08/21/2007 11:27 am ET | Updated May 25, 2011

Bush Threatens "Corrective Action" Against Families Who Receive CHIP

By now, everyone has probably read the New York Times story about the Bush administration's move to "make it much more difficult for New York, California and others to extend coverage to children in middle-income families." But as someone who has done extensive work in state politics and who serves on the board of the Progressive States Network (which is aggressively fighting to expand health care in America's states), I have to say that two nuggets really stick out to me.

The first is this passage:

"If a state wants to set its income limit above 250 percent of the poverty level ($51,625 for a family of four), Mr. Smith said, 'the state must establish a minimum of a one-year period of uninsurance for individuals' before they can receive public coverage."

So basically, the pro-devolution and pro-"states rights" Republican Party is now on record saying that if a state legislature wants to extend coverage to a family of four making over $51,625, the legislature must insist that the family go without health insurance for a year. Wonderful.

The other nugget is this:

"In his letter, Mr. Smith said the new standards would apply to states that previously received federal approval to cover children with family incomes exceeding 250 percent of the poverty level. Such states should amend their state plans to meet federal expectations within 12 months, or the Bush administration 'may pursue corrective action,' Mr. Smith said.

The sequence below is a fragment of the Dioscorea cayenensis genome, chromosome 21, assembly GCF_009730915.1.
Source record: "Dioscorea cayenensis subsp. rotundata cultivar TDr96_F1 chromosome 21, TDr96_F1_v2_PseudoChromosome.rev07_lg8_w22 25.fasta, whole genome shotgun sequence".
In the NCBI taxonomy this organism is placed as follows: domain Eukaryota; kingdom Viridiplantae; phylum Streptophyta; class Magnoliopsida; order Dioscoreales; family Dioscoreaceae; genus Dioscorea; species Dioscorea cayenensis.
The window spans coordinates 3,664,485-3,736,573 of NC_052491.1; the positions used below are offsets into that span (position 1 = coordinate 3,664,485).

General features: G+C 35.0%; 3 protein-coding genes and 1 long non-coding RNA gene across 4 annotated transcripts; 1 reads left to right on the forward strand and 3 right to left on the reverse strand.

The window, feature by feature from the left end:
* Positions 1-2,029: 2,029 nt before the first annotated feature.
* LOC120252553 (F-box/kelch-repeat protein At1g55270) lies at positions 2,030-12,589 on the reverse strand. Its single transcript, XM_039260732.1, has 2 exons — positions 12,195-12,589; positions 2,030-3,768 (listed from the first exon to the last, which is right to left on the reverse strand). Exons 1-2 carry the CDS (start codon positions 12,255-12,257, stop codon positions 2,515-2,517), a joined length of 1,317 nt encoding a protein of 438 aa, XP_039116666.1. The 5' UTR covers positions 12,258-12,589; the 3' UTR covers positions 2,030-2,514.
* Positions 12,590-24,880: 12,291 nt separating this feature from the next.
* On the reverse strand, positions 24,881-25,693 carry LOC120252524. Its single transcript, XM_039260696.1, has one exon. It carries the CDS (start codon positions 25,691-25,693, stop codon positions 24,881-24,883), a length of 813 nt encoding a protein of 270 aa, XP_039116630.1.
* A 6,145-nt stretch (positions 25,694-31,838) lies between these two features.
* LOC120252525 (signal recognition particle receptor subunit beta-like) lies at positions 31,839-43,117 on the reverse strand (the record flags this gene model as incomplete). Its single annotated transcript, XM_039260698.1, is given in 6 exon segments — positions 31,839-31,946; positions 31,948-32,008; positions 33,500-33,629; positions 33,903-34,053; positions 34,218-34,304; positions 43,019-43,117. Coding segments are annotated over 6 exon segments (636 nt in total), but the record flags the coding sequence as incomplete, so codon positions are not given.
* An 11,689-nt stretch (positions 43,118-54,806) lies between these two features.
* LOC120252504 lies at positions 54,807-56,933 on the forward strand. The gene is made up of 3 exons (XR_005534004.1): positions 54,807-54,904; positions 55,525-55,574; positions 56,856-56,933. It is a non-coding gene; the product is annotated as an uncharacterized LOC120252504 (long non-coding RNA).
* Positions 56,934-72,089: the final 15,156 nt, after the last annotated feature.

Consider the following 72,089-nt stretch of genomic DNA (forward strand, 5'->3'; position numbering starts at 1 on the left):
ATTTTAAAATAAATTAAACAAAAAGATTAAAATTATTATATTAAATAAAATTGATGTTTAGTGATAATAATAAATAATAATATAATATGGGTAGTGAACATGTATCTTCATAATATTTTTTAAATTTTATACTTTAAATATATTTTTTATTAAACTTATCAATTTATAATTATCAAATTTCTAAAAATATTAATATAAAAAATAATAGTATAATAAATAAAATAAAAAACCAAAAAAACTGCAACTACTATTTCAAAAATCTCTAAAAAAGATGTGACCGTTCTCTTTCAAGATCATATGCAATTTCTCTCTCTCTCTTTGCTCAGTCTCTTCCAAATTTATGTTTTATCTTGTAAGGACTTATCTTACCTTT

This is threatening, deliberately intimidating Big Brother-style language. The federal government "may pursue corrective action?" Against who? In states that expand their CHIP programs, are federal agents going to swarm in and revoke publicly subsidized health insurance from working-class families and force those families to retroactively pay back the aid they received? Is that "corrective action?" If not, what is? I'm not even joking around here - these are very legitimate questions that we have to ask.

Lyndon Johnson engaged in a "War On Poverty" - a war to try to end poverty. George W. Bush is embarking on a "War For Poverty" - and this move represents the final attempt to solidify his legacy as the most ardent reverse-Robin-Hood class warrior ever to hold the White House.

P.S. If you want to get involved in the fight for health care at the state level, consider subscribing to the Stateside Dispatch and contributing to the Progressive States Network.

Cross-posted from Working Assets